Oil demand growth at decade low

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Global oil demand in the first half of 2019 grew at its slowest pace since 2008, hurt by increasing signs of economic slowdown. (Shutterstock)
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Updated 10 August 2019

Oil demand growth at decade low

  • Mounting signs of a global economic slowdown outweigh potential supply interruptions

LONDON: Mounting signs of an economic slowdown and a ratcheting up of the US-China trade war have caused global oil demand to grow at its slowest pace since the financial crisis of 2008, the International Energy Agency (IEA) said.

The IEA said global oil demand in the first half of 2019 grew at its slowest pace since 2008 hurt by mounting signs of an economic slowdown and a ramping up of the US-China trade war.

Rystad Energy said the oil market was going “from gloomy to gloomier,” calling into question the consultancy’s own bullish view for the first part of 2020.

“Economic recession risk and further escalation of the US-China trade war are key concerns in the near term. How long OPEC+ is willing to continue to manage production adds uncertainty,” said Bjørnar Tonhaugen, head of oil market analysis at Rystad Energy.

The Organization of the Petroleum Exporting Countries, Russia and other producers, an alliance known as OPEC+, agreed in July to extend their supply cuts until March 2020 to boost oil prices.

Russia’s energy ministry said IEA’s estimates were largely in line with its own forecasts and that Moscow had taken into account the possibility of a slowdown in oil demand when it extended an output cut deal with OPEC.

“Market focus in oil has clearly shifted. It is squarely on future demand, rather than on supply,” said Harry Tchilinguirian, global oil strategist at BNP Paribas in London.

Saudi Arabia plans to maintain its crude oil exports below 7 million barrels per day in August and September to bring the market back to balance and help absorb global oil inventories, a Saudi oil official said on Wednesday.

The UAE also will continue to support actions to balance the oil market, Energy Minister Suhail Al-Mazrouei said in a tweet on Thursday.

Oil prices rose on Friday, supported by expectations of more OPEC production cuts.

Brent crude futures were up 89 cents at $58.27 a barrel in early trade while (WTI) futures were at $53.33 per barrel, up 79 cents.

“Despite a further cut in oil demand growth by the IEA, oil prices are trading marginally higher, as the demand growth cut was already announced previously by the head of the IEA and the agency still expects larger inventory draws for 2019,” UBS analyst Giovanni Staunovo said.


Britain expects ‘very significant’ week for Brexit talks as clock ticks down

Updated 29 November 2020

Britain expects ‘very significant’ week for Brexit talks as clock ticks down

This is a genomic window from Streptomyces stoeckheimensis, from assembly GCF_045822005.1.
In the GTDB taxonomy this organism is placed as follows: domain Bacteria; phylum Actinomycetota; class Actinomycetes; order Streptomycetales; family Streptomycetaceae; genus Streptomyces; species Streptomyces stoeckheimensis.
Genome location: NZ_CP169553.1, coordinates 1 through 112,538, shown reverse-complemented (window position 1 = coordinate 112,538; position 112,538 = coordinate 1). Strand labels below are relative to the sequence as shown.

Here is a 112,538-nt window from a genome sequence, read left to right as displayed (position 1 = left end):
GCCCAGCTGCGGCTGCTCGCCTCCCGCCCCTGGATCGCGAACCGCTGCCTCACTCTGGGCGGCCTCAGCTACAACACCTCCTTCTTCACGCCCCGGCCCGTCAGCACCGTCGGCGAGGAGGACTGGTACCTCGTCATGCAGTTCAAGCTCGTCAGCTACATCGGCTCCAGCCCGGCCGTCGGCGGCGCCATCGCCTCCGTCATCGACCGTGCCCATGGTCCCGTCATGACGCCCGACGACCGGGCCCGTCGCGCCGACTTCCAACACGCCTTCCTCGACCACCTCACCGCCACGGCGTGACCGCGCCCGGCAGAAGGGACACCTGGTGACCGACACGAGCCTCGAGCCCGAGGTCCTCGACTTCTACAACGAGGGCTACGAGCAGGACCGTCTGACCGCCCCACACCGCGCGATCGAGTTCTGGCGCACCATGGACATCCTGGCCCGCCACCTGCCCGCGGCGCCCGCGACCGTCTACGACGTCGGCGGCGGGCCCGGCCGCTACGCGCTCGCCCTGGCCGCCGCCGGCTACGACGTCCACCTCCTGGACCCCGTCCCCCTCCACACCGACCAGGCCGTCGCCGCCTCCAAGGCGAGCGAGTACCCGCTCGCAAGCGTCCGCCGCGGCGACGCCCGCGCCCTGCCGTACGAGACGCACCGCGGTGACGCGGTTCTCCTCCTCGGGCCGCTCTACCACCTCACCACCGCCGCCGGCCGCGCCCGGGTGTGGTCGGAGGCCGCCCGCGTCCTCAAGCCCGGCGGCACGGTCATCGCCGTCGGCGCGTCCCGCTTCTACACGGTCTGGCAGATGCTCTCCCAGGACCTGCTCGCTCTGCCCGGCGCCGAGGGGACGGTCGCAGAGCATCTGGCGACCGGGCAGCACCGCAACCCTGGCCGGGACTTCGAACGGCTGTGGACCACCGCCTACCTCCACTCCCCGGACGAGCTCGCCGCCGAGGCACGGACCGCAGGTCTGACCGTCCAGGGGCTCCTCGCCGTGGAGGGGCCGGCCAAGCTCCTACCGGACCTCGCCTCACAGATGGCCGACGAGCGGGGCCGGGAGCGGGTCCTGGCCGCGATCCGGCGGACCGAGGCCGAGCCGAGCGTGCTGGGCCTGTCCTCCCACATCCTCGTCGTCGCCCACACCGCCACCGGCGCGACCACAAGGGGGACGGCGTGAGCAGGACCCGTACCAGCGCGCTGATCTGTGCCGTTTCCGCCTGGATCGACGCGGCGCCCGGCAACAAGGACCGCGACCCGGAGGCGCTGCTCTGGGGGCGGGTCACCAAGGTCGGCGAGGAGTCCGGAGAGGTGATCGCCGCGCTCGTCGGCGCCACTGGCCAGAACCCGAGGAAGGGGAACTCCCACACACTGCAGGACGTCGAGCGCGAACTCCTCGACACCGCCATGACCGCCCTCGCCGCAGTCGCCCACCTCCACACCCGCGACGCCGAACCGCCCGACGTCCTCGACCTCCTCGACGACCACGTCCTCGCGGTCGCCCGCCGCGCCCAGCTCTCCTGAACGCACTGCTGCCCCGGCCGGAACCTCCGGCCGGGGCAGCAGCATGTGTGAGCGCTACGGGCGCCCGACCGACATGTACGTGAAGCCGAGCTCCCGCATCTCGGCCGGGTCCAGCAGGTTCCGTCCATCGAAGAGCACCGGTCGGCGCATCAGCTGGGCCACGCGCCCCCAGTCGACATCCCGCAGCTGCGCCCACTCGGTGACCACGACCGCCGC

• Despite missing several self-imposed deadlines, the negotiations have failed to bridge differences on competition policy and the distribution of fishing rights
  • Britain’s transitional EU exit agreement expires on Dec. 31, and Britain says it will not seek any extension

LONDON: Britain and the European Union are heading into a “very significant” week, British foreign minister Dominic Raab said on Sunday, as talks over a trade deal enter their final days with serious differences yet to be resolved.
EU negotiator Michel Barnier told reporters in London that “works continue, even on Sunday” on his way to a negotiating session, as both sides look for a deal to prevent disruption to almost $1 trillion of trade at the end of December.
“This is a very significant week, the last real major week, subject to any further postponement... we’re down to really two basic issues,” Raab told the BBC.
Despite missing several self-imposed deadlines, the negotiations have failed to bridge differences on competition policy and the distribution of fishing rights.
But Britain’s transitional EU exit agreement — during which the bloc’s rules continue to apply — expires on Dec. 31, and Britain says it will not seek any extension. A deal would have to be ratified by both sides, leaving little time for new delay.
“The bottom line is... in the ordinary course of things we need to get a deal done over the next week or maybe another couple of days beyond that,” Raab told Times Radio in a separate interview.
Earlier, he had signalled some progress on the ‘level playing field’ provisions which look to ensure fair competition between Britain and the EU, and said fishing remained the most difficult issue to solve.
Despite accounting for 0.1% of the British economy, fishing rights have become a totemic issue for both sides. Britain has so far rejected EU proposals and remains adamant that as an independent nation it must have full control of its waters.
“The EU have just got to recognize the point of principle here,” Raab told Times Radio.